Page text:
AÂ quadrilateralÂ is a polygon with four sides. The origin of the word ‘œquadrilateral’ is from Latin for quad, originating from the Indo-European ‘œkwetwer’ or ‘œquarter’ which means ‘œfour.’ ‘œLateral’ refers to ‘œlatus’ or ‘œside’ in Latin.
Fact 1. The termÂ quadrangleÂ has exactly the same meaning asÂ quadrilateral. However, the two related terms, Â complete quadrangleÂ andÂ complete quadrilateral, describe essentially different configurations.
Fact 2. Â A quadrilateral may beÂ convexÂ orÂ concave. A quadrilateral that is concave has an angle exceeding 180o. In either case, the quadrilateral isÂ simple, which means that the four sides of the quadrilateral only meet at the vertices, two at a time. Therefore, the two, non-adjacent sides do not cross. A quadrilateral that is not simple is also known asÂ self-intersectingÂ to indicate that a pair of non-adjacent sides intersects.
Fact 3. Â Â A convex (outward) quadrilateral with one pair of parallel sides is known as a trapezoid in the U.S. and a trapezium in other parts of the world. In both instances it comes from a Greek word meaning ‘œa little table.’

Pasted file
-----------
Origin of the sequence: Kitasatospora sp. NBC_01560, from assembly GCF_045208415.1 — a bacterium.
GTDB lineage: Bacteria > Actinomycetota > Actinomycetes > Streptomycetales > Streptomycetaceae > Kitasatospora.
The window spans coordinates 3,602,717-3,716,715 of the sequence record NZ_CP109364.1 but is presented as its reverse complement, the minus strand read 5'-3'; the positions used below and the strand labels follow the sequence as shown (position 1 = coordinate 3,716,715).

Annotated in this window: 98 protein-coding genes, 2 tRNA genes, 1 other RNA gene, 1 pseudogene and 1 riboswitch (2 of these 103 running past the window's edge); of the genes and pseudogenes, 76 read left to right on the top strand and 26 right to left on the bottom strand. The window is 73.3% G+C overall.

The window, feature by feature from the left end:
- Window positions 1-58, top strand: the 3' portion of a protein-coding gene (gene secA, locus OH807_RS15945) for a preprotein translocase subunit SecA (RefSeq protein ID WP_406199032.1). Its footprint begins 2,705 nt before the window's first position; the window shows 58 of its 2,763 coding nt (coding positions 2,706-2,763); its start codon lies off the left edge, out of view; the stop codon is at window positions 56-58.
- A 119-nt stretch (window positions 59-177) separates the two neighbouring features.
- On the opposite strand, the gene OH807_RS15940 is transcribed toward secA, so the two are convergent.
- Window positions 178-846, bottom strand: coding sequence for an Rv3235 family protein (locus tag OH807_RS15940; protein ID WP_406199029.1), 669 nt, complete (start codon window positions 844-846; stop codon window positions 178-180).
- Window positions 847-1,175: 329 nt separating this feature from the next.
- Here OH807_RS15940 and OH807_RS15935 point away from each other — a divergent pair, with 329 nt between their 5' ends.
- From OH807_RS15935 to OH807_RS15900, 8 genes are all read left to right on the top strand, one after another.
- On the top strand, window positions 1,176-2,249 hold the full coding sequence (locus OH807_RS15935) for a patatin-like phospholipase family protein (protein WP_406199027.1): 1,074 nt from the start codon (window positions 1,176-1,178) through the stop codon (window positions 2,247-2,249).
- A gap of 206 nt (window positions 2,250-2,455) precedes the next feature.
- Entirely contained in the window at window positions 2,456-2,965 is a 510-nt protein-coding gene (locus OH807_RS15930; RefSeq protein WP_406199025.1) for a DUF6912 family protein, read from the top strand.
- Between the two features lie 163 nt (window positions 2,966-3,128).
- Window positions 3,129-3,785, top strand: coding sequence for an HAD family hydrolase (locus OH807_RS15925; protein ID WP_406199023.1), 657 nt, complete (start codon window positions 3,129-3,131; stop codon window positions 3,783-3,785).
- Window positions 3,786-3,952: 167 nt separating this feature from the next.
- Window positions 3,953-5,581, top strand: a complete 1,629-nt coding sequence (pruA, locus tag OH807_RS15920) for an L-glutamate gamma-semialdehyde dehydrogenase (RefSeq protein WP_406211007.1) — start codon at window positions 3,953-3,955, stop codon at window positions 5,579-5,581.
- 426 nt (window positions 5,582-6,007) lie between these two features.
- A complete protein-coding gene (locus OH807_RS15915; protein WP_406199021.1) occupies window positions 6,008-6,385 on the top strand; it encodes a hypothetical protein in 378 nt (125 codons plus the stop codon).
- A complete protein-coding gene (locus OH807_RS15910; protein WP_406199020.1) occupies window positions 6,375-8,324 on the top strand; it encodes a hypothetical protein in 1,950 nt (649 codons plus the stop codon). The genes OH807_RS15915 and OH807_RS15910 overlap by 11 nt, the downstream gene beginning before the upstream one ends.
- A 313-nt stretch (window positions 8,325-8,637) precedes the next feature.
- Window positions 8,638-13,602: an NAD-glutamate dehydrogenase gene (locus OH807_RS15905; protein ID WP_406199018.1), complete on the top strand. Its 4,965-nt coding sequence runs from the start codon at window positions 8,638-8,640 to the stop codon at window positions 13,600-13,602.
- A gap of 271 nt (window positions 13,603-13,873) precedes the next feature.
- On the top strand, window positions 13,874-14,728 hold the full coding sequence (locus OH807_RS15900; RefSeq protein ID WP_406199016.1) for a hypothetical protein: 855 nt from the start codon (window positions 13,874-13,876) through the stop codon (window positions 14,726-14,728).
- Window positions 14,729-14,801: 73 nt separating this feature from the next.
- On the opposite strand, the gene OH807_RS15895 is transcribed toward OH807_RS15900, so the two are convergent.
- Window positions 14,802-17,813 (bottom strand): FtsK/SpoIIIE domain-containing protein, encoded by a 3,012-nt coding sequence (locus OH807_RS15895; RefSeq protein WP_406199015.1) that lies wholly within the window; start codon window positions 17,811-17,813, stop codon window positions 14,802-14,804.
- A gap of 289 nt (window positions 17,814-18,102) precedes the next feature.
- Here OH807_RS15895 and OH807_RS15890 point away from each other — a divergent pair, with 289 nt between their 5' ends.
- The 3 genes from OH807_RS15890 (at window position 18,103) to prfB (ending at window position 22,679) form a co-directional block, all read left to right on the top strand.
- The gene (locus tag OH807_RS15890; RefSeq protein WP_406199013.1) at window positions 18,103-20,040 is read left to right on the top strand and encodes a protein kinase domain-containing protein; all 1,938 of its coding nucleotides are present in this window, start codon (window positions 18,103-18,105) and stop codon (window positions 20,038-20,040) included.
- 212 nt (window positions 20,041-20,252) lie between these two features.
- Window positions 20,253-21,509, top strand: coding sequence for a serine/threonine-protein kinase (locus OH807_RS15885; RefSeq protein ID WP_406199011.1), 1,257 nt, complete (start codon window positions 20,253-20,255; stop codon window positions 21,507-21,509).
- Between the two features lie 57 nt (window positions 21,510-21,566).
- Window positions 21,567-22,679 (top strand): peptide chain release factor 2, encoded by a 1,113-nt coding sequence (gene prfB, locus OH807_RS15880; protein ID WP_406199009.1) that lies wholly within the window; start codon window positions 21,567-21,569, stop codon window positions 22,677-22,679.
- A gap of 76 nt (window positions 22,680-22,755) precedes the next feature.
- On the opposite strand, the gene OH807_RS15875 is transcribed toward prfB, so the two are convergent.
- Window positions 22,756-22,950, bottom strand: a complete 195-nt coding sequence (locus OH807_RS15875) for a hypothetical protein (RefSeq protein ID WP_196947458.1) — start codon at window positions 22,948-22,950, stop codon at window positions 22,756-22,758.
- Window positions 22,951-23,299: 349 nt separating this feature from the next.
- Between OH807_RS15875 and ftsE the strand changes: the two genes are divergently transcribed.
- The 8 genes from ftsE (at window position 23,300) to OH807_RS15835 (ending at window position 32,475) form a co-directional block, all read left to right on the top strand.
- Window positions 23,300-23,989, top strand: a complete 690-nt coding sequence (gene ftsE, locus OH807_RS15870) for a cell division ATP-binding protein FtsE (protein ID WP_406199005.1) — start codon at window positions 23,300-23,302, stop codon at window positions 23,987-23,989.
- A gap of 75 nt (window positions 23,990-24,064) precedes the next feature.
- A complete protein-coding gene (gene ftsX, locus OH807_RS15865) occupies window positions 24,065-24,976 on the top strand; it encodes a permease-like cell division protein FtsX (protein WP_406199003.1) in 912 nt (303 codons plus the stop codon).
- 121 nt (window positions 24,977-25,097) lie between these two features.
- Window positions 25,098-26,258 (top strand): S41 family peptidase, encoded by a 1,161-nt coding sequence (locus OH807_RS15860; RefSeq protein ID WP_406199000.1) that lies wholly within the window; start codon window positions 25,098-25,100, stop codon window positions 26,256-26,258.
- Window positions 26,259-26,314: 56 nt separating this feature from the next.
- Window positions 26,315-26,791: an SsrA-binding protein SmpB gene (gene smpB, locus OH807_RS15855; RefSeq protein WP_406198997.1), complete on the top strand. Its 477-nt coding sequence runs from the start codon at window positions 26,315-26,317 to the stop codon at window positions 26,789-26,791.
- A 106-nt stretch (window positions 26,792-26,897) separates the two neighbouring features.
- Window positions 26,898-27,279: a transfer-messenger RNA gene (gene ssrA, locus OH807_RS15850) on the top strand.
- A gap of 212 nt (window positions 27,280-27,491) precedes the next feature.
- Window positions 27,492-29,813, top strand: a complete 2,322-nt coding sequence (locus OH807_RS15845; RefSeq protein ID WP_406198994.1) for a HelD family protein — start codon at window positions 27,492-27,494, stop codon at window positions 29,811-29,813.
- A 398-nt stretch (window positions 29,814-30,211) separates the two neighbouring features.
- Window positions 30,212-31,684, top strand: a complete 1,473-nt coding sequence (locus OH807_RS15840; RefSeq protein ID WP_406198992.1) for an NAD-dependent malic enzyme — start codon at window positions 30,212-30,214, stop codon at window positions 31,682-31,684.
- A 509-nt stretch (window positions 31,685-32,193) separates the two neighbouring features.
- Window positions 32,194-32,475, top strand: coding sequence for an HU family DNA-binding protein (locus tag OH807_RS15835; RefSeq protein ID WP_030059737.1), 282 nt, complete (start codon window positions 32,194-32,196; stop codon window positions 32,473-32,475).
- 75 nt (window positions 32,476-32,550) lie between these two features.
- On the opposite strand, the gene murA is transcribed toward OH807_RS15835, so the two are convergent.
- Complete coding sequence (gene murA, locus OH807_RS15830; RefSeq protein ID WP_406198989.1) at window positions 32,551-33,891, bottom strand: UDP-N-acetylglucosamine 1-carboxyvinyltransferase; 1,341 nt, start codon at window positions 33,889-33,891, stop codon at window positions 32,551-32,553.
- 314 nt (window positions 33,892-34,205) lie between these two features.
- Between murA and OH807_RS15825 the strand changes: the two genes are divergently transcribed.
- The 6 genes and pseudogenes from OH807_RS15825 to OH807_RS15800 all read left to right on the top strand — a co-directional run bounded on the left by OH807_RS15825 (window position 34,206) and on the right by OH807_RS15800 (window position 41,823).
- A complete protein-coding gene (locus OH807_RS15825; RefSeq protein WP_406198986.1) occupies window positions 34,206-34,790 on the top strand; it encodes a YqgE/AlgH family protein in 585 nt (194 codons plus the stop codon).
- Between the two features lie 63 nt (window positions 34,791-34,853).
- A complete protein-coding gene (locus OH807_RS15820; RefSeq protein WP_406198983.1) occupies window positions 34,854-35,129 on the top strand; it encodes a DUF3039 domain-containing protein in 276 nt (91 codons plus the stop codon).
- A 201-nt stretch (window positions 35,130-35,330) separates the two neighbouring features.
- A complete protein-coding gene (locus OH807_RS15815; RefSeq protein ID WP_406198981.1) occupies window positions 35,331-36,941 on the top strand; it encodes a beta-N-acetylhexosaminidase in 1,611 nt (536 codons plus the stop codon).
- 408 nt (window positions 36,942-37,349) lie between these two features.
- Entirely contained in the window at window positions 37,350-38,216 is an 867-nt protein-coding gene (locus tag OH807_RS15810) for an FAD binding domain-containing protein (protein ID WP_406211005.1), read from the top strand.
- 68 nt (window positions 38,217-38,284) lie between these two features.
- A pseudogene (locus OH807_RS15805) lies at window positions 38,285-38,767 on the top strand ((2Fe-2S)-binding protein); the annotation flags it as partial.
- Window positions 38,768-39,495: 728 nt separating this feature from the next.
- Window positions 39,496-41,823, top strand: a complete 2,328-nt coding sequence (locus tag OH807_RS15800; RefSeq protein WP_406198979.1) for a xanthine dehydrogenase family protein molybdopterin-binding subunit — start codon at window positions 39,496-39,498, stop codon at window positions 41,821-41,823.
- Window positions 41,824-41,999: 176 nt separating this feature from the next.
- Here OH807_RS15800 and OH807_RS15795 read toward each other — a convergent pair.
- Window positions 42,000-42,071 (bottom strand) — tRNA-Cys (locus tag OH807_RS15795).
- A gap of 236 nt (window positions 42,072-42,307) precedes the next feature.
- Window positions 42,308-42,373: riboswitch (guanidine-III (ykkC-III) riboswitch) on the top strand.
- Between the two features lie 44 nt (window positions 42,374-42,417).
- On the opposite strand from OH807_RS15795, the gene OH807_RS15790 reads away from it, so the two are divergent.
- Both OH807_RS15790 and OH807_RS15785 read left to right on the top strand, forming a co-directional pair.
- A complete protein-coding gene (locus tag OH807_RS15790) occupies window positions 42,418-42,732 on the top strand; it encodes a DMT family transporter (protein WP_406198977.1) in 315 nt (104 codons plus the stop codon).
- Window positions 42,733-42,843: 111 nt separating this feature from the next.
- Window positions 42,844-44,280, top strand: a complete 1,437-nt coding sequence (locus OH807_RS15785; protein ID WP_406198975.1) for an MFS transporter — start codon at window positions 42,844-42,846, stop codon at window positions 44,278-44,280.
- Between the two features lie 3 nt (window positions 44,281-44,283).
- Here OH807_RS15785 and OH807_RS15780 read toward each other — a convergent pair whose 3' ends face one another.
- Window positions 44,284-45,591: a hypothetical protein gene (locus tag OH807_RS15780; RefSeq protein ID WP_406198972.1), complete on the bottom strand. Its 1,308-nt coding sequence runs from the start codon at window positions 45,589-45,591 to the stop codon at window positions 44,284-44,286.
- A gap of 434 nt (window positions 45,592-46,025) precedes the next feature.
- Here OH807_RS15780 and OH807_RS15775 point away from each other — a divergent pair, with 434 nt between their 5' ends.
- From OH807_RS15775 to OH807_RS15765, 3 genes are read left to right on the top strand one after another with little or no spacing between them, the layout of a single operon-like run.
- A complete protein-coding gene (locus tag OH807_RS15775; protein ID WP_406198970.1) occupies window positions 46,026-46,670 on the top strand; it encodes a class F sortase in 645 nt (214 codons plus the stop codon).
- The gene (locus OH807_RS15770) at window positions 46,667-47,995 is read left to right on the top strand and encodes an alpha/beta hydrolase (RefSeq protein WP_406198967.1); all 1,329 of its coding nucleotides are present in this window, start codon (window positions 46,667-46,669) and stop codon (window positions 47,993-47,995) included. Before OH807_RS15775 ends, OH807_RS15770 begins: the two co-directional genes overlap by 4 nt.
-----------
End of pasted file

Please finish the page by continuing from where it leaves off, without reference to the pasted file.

Fact 4. Â The difference between quadrangle Â and quadrilateral is that one emphasizes the fact that the ï¬gure has four sides while the other emphasizes the fact that the ï¬gure contains four angles.
Fact 5. Â The Indian mathematician, Brahmagupta is noted for his theorems on the area of a cyclic quadrilateral and for the lengths of the diagonals with reference to the sides of a quadrilateral. This was documented in the Brahmasphutasiddhanta.
Fact 6. The sum of the interior angles of all quadrilaterals is 360Âº
Fact 7. Â A quadrilateral with one pair of sides parallel is called a trapezium in the U.K. and a trapezoid in the U.S. A quadrilateral with no pair of sides parallel is called a trapezoid in the U.K. and a trapezium in the U.S.
Fact 8. Â A skewed quadrilateral is referred to as when the points do not lie in a plane. The types of such topological Â quadrilaterals are convex quadrilaterals, concave quadrilaterals, Â and crossed quadrilaterals.
Fact 9. Â Rectangles are quadrilaterals. The ratio of the purportedly Â most pleasing rectangle used as a base by architects and artists is called the golden rectangle. The golden rectangle is formed by drawing a square and partitioning it equally by half. A diagonal line is drawn from the midpoint of the halved portion to the opposite corner. The length of the diagonal line is used as a radius to form a circle. The extended rectangle formed from the arc of the circle is called a golden rectangle.
Fact 10. Â It is postulated that Leonardo da Vinci’s ‘œMona Lisa’ was based upon the golden rectangle.